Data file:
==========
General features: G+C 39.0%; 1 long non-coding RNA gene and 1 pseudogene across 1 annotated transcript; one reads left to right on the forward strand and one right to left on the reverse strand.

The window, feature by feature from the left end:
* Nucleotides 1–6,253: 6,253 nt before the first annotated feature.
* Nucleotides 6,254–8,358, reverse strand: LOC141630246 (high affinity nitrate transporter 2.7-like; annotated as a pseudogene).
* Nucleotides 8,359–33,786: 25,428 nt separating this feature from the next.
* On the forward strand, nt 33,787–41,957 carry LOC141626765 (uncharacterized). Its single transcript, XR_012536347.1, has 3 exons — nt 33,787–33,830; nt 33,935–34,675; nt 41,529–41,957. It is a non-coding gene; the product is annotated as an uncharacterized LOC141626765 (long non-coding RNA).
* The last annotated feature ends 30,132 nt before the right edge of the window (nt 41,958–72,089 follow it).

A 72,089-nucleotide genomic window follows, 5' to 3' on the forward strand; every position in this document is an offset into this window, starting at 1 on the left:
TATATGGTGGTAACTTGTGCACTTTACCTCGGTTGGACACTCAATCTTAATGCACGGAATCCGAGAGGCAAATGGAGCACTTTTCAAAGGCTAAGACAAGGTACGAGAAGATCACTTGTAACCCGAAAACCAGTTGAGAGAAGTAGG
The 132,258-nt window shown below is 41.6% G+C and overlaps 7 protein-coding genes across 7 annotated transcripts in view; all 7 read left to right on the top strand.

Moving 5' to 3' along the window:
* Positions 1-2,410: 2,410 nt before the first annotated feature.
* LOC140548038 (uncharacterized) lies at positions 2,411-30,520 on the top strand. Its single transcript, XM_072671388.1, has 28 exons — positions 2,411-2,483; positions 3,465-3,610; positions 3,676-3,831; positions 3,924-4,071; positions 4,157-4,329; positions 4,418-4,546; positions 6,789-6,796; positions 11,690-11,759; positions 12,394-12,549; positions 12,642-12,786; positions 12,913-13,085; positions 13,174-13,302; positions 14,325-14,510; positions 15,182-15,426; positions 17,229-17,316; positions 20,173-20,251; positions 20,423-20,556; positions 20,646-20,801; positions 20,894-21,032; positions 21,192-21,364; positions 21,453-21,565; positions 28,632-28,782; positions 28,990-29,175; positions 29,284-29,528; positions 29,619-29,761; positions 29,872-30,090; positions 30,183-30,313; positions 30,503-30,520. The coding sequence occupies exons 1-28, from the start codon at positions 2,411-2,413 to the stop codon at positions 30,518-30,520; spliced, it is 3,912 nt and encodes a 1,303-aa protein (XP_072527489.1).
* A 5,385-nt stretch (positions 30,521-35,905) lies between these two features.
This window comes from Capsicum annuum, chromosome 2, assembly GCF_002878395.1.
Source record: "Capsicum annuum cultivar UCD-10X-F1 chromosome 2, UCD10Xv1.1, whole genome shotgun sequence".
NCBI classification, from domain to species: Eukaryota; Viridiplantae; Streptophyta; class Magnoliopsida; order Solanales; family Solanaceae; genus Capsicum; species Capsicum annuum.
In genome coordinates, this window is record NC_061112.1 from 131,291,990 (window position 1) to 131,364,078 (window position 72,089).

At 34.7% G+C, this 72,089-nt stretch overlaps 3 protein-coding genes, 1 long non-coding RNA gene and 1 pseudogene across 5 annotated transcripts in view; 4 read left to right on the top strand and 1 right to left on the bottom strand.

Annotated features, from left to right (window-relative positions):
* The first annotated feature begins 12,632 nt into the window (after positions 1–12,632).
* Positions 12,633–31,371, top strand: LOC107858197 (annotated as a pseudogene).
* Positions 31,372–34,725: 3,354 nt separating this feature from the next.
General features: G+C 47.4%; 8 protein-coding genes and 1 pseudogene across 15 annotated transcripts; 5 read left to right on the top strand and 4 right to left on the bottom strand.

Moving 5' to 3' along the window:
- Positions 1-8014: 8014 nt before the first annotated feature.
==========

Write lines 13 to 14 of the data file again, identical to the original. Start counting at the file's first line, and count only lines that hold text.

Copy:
* LOC140548038 (uncharacterized) lies at positions 2,411-30,520 on the top strand. Its single transcript, XM_072671388.1, has 28 exons — positions 2,411-2,483; positions 3,465-3,610; positions 3,676-3,831; positions 3,924-4,071; positions 4,157-4,329; positions 4,418-4,546; positions 6,789-6,796; positions 11,690-11,759; positions 12,394-12,549; positions 12,642-12,786; positions 12,913-13,085; positions 13,174-13,302; positions 14,325-14,510; positions 15,182-15,426; positions 17,229-17,316; positions 20,173-20,251; positions 20,423-20,556; positions 20,646-20,801; positions 20,894-21,032; positions 21,192-21,364; positions 21,453-21,565; positions 28,632-28,782; positions 28,990-29,175; positions 29,284-29,528; positions 29,619-29,761; positions 29,872-30,090; positions 30,183-30,313; positions 30,503-30,520. The coding sequence occupies exons 1-28, from the start codon at positions 2,411-2,413 to the stop codon at positions 30,518-30,520; spliced, it is 3,912 nt and encodes a 1,303-aa protein (XP_072527489.1).
* A 5,385-nt stretch (positions 30,521-35,905) lies between these two features.